How Much Hair is Normal to Lose in the Shower?

There's no denying that the question of, 'how much hair is normal to lose in the shower' sends chills down the spine of many. Nobody, at the end of the day, looks forward to the day they lose their crown of glory and rock a bald haircut. However, it’s quite unfortunate that our hairline is one of those nature-given accessories that we hardly appreciate its presence until it starts receding or becoming sparse. Most people, for example, will barely pay attention to the state of their tresses until a lump of it collects near the shower drain. And this leads to the age-old dilemma of 'how much hair loss is normal in a day?'

Is it Normal to Lose Hair in the Shower?

Finding decent clumps of hair in your shower drain is usually enough to elicit a mini heart attack in women with long to mid-length tresses, especially if the strands are thick. But is it normal to lose hair in the shower or it could be an ominous foreboding for a disaster lurking in the shadows? Let's see.

Granted, losing hair in the shower, especially if it becomes a frequent affair, is no laughing matter. Nonetheless, before self-diagnose yourself with some incurable disease on WebMD, it pays to, first of all, get to the bottom of the question, how much hair should you lose in the shower? 

There's no shortage of generic and hardly-accurate information on the subject of "how much hair loss is normal in a day," that you can stumble upon online that barely paints the real picture regarding hair loss. Anyone who has thick hair knows that periodic shedding is almost inevitable especially during grooming as you comb or style it. But is it normal for hair to fall out in shower?

How many Hairs are on a Human Head? Rummaging Through Hair Facts

Before going into the details of, how many hairs do you lose a day, it makes sense if we started with the number of strands that are available in the first place. So, how many hairs are on a human have?

Like most things in the human body, the average hairs on head vary from one person to the next. No two people, as you would imagine, have the same exact number of hair follicles. Scientists, nonetheless, believe that this number hovers around 100,000 hair strands sprouting from a similar number of follicles. Speaking of averages, the human hair is estimated to grow by a length of about 6 inches a year or 0.5 inches a month barring any deficiencies or abnormalities. You'd also be surprised to know that male hair naturally tends to grow faster than the strands in females.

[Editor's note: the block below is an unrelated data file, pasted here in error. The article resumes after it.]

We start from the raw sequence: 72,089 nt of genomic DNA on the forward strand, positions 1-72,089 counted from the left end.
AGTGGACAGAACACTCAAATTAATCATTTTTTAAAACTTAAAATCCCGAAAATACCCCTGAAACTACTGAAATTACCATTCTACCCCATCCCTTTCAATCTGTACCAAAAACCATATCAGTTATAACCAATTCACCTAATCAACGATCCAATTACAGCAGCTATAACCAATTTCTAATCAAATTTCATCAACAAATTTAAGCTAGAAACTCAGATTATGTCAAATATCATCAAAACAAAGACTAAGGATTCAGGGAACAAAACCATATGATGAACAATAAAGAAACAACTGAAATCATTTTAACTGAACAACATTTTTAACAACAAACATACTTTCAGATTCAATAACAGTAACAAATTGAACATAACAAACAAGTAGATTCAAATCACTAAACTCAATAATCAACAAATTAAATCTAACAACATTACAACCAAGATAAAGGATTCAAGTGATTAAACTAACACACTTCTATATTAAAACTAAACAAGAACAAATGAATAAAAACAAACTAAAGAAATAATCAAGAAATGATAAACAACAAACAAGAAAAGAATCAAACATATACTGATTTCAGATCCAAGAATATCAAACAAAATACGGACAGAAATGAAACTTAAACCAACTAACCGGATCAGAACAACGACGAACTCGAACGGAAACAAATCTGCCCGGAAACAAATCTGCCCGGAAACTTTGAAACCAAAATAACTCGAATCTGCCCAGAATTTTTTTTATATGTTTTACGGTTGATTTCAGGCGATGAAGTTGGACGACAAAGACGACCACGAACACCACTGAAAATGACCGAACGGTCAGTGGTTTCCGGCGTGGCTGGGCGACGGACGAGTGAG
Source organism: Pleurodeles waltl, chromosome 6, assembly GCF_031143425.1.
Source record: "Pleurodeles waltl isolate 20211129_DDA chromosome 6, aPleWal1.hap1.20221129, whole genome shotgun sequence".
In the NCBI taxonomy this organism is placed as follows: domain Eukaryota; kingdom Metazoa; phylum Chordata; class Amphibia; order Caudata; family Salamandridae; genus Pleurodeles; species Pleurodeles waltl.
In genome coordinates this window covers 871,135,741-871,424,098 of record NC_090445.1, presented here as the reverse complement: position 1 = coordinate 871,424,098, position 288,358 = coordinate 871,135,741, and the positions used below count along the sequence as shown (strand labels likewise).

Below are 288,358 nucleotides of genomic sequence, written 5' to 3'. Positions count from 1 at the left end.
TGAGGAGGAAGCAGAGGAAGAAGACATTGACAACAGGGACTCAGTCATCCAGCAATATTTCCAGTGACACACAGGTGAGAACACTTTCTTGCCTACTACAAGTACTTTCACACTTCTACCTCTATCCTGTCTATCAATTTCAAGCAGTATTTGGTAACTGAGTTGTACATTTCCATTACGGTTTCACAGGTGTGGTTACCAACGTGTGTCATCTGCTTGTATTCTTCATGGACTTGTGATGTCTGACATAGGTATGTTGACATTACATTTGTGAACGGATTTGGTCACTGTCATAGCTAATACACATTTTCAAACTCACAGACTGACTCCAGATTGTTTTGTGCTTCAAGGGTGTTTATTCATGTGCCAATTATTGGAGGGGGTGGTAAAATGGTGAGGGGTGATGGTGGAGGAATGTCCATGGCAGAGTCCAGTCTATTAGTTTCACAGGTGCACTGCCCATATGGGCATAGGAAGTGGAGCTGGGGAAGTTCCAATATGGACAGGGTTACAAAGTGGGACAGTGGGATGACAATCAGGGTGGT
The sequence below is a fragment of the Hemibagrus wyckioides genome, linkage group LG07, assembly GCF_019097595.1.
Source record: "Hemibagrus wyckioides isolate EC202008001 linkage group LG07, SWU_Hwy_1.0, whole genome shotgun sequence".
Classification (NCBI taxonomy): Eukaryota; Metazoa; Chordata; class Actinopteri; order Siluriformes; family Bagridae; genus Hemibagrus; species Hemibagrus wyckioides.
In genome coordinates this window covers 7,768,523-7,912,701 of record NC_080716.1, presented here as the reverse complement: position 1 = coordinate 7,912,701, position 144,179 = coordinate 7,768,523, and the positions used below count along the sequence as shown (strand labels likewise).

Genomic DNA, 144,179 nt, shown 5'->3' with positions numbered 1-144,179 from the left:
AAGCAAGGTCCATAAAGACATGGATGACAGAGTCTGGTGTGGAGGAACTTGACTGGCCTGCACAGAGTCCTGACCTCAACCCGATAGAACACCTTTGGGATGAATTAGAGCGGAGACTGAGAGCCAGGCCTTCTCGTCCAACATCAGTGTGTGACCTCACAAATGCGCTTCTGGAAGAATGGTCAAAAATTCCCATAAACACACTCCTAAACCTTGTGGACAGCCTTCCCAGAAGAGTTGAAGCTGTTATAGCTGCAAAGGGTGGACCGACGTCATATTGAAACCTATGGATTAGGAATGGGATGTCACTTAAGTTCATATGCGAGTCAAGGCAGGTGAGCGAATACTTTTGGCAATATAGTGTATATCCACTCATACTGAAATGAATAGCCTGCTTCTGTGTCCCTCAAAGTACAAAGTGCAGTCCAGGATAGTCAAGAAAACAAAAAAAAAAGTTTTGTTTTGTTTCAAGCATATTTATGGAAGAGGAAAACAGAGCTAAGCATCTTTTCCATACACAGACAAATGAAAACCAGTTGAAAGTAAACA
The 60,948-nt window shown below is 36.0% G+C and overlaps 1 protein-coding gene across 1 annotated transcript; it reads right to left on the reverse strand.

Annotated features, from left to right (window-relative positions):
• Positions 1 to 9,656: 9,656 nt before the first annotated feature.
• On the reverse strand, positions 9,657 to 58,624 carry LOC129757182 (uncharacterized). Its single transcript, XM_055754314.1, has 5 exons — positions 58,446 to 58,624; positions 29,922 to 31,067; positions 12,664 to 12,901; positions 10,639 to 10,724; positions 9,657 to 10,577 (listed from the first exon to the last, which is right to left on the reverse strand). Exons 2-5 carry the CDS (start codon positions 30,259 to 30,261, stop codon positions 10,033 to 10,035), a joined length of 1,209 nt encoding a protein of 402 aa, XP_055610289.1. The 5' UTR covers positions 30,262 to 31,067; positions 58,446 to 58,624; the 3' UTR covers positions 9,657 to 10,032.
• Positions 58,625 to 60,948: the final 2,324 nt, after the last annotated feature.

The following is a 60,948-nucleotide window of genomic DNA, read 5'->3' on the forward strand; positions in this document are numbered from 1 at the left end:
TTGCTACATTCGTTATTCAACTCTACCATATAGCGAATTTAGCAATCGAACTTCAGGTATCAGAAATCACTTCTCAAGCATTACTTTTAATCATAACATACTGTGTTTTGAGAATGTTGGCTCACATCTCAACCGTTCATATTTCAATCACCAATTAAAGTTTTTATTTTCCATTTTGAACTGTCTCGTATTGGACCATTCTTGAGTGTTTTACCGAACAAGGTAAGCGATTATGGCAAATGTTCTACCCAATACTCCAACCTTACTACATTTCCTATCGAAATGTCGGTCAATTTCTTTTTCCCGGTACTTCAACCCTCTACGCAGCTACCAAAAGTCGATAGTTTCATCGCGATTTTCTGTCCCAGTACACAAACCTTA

Now that you know how many hairs does the average person have, did you know that your hair color and texture is largely influenced by your genetic makeup? Yes, it's no wonder that 90% of the entire human population either has brown or black hair since natural selection tends to favor a higher melanin concentration to protect the underlying tissues from damage by UV rays. Your hair is also 10% more likely to turn gray after hitting 30 and the likelihood increases exponentially every year after that.

Given that we are debating about how many hairs does the average person have, you'd be perplexed to know that your tresses are stronger than you think. You see, one strand alone is capable of withstanding a strain of over 3.5 ounces per square inch.

We know how many hairs are on a human head but how many hairs does a human have in their entire body. Accurate approximations put this number in the vicinity of 5 million hair follicles or thereabout. We are born with all the hair follicles that we will ever have - it's virtually impossible to develop or 'sprout' hair follicles than we did not have in the first place. In fact, this explains why there are no follicles in the palms of our hands or soles of the feet or the inner lining or the lips.

Is 'Normal Hair Loss' a Thing? Debunking a Highly-misconstrued Misconception

'Normal hair loss' is a bit of a paradox - because losing anything (especially when there is no plausible explanation for it) is anything but normal. However, there are margins of hair loss in shower that are considered 'acceptable' or within the nominal range.

But even before dwelling on the subject of normal hair loss in shower, it is imperative to realize that hair follicles usually go through contrasting stages as long as they are active. And these are;

  • Growth or anagen phase: Hair experts believe that there is a direct correlation between how fast your hair grows and the normal amount of hair loss in shower. In other words, the faster your hair grows, the more probable you are to shed some of it in the bathroom when wet. It is estimated that 80 to 90% of your strands are usually in the growth phase at any given time.
  • Transition: This is the stage where the strands have stopped growth but are still attached to the hair follicle. Not many strands are likely to be in transition as it is often a very short phase.